Having found no signs of substitutability through these empirical exercises, the Commission then investigated other features of the market in order to corroborate this finding. The Parties’ repertoires were widely considered to be individually, pre-merger, essential repertoires for DSPs wishing to operate successfully in Europe. Consistent with this, the Commission observed that DSPs typically licensed all repertoires, not merely a selection of repertoires as might be expected if repertoires were substitutes (as in the case of different brands of milk in a supermarket, where it is not necessary to stock every single brand in order to have a credible offering as a supermarket).

However, the implications of the DSPs’ decision to stock all repertoires, while intuitive in this case, might need to be more carefully considered in other contexts. It cannot be presumed that where a supplier chooses to stock all (or even a large selection of) brands this is proof that those brands are complementary. For example, if an online retailer choses to stock 10 brands of USB stick for sale, this would not mean that those brands of USB stick were complementary. Rather, this might reflect the low incremental costs of stocking additional brands online, and while an online retail offering might be more credible by offering 10 brands, there may be many candidate brands that could contribute to that level of credibility. In each case it will be necessary to consider the relevance and balance of these different effects.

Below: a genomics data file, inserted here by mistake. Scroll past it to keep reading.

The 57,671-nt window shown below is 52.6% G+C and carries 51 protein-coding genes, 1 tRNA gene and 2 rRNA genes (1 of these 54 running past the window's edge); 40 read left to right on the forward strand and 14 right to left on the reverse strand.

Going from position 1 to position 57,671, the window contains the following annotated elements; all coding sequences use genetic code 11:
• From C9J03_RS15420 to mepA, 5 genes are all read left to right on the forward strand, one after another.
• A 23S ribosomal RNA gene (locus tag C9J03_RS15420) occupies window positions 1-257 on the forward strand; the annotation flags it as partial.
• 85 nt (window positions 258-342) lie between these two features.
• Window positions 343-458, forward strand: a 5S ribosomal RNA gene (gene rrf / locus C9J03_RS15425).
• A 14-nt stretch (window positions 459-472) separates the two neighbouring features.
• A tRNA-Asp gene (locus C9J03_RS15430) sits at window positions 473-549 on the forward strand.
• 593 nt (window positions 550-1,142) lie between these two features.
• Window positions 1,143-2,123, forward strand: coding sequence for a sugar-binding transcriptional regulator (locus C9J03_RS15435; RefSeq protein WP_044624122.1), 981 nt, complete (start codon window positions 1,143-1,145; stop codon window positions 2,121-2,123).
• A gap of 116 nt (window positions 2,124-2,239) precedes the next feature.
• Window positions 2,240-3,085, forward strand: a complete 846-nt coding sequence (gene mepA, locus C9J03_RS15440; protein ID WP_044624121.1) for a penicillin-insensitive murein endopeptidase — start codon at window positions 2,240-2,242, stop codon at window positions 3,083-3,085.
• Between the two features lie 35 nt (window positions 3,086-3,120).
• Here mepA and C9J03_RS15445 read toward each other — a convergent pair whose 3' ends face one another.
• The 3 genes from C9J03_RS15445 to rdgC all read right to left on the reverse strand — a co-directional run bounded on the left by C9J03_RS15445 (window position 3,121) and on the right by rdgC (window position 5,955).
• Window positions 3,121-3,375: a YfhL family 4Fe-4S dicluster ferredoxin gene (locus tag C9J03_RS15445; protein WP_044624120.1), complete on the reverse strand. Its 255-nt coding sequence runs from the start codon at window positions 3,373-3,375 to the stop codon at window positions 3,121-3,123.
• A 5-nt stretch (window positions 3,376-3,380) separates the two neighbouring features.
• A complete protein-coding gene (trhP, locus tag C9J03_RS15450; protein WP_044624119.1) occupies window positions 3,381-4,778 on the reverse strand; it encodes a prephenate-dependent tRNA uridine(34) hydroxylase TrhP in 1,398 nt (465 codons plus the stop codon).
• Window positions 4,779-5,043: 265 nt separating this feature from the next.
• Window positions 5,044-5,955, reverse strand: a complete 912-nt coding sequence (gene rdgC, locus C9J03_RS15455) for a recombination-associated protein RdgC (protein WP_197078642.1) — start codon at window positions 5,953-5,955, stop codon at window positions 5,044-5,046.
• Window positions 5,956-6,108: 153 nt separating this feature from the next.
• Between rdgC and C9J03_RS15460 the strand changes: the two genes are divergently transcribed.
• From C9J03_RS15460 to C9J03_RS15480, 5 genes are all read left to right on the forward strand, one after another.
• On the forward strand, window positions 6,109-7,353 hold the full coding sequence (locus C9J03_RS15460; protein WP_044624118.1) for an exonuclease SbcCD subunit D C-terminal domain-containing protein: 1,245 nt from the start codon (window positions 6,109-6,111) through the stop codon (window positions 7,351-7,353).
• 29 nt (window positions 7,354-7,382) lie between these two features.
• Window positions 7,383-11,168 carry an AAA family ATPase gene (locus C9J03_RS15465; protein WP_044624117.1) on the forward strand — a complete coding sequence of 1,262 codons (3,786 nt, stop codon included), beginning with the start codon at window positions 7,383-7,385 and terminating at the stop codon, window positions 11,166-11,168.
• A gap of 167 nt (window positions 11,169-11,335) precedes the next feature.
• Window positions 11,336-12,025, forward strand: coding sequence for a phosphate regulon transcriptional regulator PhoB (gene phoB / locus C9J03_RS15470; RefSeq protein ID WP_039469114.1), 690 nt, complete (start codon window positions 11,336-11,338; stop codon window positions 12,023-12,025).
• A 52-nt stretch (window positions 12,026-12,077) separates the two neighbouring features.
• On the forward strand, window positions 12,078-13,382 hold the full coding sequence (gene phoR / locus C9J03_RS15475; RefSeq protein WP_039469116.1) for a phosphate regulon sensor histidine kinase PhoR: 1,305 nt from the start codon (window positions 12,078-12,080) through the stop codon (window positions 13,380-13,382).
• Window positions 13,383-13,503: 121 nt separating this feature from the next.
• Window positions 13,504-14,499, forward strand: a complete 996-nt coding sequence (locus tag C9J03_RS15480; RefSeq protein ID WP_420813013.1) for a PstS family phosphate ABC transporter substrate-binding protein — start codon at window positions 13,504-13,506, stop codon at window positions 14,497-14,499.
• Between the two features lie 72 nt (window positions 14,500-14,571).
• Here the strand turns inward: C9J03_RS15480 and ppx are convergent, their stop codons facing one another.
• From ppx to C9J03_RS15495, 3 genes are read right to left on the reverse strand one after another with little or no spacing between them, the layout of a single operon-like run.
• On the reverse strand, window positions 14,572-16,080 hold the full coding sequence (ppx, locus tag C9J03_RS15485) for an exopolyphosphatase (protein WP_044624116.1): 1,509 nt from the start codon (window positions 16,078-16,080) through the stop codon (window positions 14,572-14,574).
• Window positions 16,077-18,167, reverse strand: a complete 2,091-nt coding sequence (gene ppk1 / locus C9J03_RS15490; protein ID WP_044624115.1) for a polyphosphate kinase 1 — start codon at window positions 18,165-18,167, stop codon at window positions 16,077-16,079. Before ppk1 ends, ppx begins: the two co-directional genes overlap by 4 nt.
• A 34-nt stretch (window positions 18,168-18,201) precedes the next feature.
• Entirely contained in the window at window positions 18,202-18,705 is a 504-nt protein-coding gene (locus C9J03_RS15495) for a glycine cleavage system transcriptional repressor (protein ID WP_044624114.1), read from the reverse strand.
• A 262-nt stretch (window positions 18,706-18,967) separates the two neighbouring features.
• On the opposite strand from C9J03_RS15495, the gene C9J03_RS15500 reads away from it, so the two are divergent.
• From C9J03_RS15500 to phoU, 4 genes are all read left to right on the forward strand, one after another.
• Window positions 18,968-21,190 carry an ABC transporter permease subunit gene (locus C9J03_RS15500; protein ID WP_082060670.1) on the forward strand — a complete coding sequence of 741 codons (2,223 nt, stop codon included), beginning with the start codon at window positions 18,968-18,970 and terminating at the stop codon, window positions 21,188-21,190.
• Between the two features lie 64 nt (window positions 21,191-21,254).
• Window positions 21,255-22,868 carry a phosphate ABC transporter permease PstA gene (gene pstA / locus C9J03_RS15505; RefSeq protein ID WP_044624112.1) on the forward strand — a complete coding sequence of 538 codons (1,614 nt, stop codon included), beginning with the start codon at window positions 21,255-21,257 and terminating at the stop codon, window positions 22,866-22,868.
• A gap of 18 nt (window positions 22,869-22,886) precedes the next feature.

The Commission also sought to distinguish the case of CMO repertoires from earlier cases involving the aggregation of music publisher or recorded music company repertoires, highlighting the distinct linguistic and cultural bases of the parties’ repertoires, as well as the non-discrimination objectives of the CMOs.


The Commission’s preparedness to assess any hypothetical theory of harm against the available evidence must be welcomed. In doing so, it acknowledged the challenges in some of the empirical assessments of evidence that were undertaken. If intuitive, high-level empirical exercises are significantly confounded by complicating factors, then it is necessary to properly account for these factors in order to achieve a reliable assessment. The Commission sensibly considered a wide range of factual evidence in its assessment, looking not only at direct evidence of differences in royalty rates, but also the testable predictions of its model, such as licensing behaviour by DSPs and CMOs.